What Is Psychotic Depression?
Psychotic depression is a variant of major depressive disorder. Clinical depression or major depressive disorder (often abbreviated as MDD) is a psychiatric/psychological disorder that occurs when the primary manifestation of the disorder is depressed mood. Depressed mood is also the major component of other disorders, such as in the case of prolonged bereavement.
Because major depressive disorder is a mental health disorder, it has formal diagnostic criteria that must be met in order for the presence of the disorder to be recognized, and only licensed mental health professionals can diagnose MDD in anyone. MDD is not the same thing as being sad or down as a result of events that occur in life. MDD represents a formal mental health disorder that must be present for a specific period of time (at least two weeks) and must result in significant distress, dysfunction, and/or impairment in the person’s life. Suffering from normal variations in mood based on life’s circumstances is not sufficient in most cases to result in the diagnosis of a mental health disorder, such as major depressive disorder.
The Diagnosis of Major Depressive Disorder
The American Psychiatric Association lists the formal diagnostic criteria for depressive disorders. The diagnosis of major depressive disorder requires that an individual must meet five or more specific symptoms in the same two-week period, and the presence of the symptoms must represent a change in the individual’s previous functioning. At least one of the symptoms must either be the presence of depressed mood or a loss of interest or pleasure. In general, the symptoms for a diagnosis of MDD are:
- Having depressed mood most of the day nearly every day
- Having significantly decreased interest or pleasure in nearly all of the activities an individual is normally involved in
- A significant gain or loss of weight that is not a result of an overt attempt to lose or gain weight (e.g., by dieting)
- Having extremely agitated or slowed movements nearly every day (The symptoms must be observed by other people and not reported by the individual who has been diagnosed.)
- Significant feelings of loss of energy or fatigue nearly every day
- Significant feelings of being worthless or having extreme feelings of guilt nearly every day
- Significant cognitive issues, such as issues with attention, issues with concentrating, or significant indecisiveness nearly every day
- Significant difficulty going to sleep, trouble staying asleep, or engaging in excessive sleeping nearly every day
- Having recurrent thoughts about death (e.g., suicidal thoughts)
The symptoms that the individual displays must not be due to some other mental health disorder, the result of the use of some medication or drug, or be associated with some medical condition (e.g., a stroke, hypothyroidism, etc.) in order for a diagnosis of MDD to be met.
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Individuals who are diagnosed with psychotic depression are diagnosed with a variant of major depressive disorder. Therefore, these individuals must meet the diagnosis for MDD. In the current diagnostic scheme, the diagnosis of major depressive disorder can also include numerous specifiers that describe specific presentations of MDD that occur in some individuals. One of these specific presentations is the presence of symptoms that qualify for a diagnosis of MDD along with displaying hallucinations and/or delusions. When the individual meets the diagnostic criteria for MDD and also exhibits these features, they are diagnosed with what is often termed psychotic depression, although this is not an actual diagnostic term. Instead, according to APA, individuals can be diagnosed with MDD that includes either:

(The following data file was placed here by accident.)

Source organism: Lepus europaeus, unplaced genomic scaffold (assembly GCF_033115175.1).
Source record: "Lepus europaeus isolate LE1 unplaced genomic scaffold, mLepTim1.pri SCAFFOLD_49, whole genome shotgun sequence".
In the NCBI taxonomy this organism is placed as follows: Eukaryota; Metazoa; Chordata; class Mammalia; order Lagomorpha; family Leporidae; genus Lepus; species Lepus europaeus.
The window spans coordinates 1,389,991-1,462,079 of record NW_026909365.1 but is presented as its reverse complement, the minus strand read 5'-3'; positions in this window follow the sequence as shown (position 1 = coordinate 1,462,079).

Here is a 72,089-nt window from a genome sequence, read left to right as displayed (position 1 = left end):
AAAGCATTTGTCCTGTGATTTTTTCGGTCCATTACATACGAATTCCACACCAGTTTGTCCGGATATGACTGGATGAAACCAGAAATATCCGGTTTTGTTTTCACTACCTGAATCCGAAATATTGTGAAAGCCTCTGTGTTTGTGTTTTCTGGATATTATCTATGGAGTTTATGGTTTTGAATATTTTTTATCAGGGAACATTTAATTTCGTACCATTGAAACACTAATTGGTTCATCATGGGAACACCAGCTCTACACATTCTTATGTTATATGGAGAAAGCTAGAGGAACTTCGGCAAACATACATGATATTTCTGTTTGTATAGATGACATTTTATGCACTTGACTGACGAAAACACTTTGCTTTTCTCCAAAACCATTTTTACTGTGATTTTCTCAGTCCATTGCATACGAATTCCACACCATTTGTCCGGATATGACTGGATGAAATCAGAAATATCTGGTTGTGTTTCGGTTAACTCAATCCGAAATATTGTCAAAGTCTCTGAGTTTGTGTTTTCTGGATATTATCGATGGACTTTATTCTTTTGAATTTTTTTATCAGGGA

- Mood-congruent psychotic features: The content of hallucinations and/or delusions is consistent with depressive-type themes, such as issues with guilt, disease, death, punishment, personal inadequacy, etc.
- Mood-incongruent psychotic features: These occur when the content of the hallucinations or delusions are not consistent with depressive-type themes.
The depression that occurs with psychotic disorders is not considered to be a form of psychotic depression or MDD. Bipolar disorder is a separate disorder from all manifestations of MDD. Some other issues that often occur in individuals diagnosed with MDD with psychotic features include:
- Issues with agitated behaviors
- Co-occurring issues with anxiety
- Insomnia (far more likely to occur in individuals with MDD with psychotic features than excessive sleeping)
- Issues with hypochondriasis (excessive concerns that one has some type of illness or disease when one is not actually present)
- Cognitive issues
- Issues with physical mobility
- Increased risk for suicidal ideation or suicide attempts
Causes of MDD with Psychotic Features
According to APA, approximately 15-19 percent of individuals diagnosed with depression display some form of psychotic features. Major depressive disorder is the second most commonly diagnosed mental health disorder and has a prevalence of approximately 16 percent in the general population.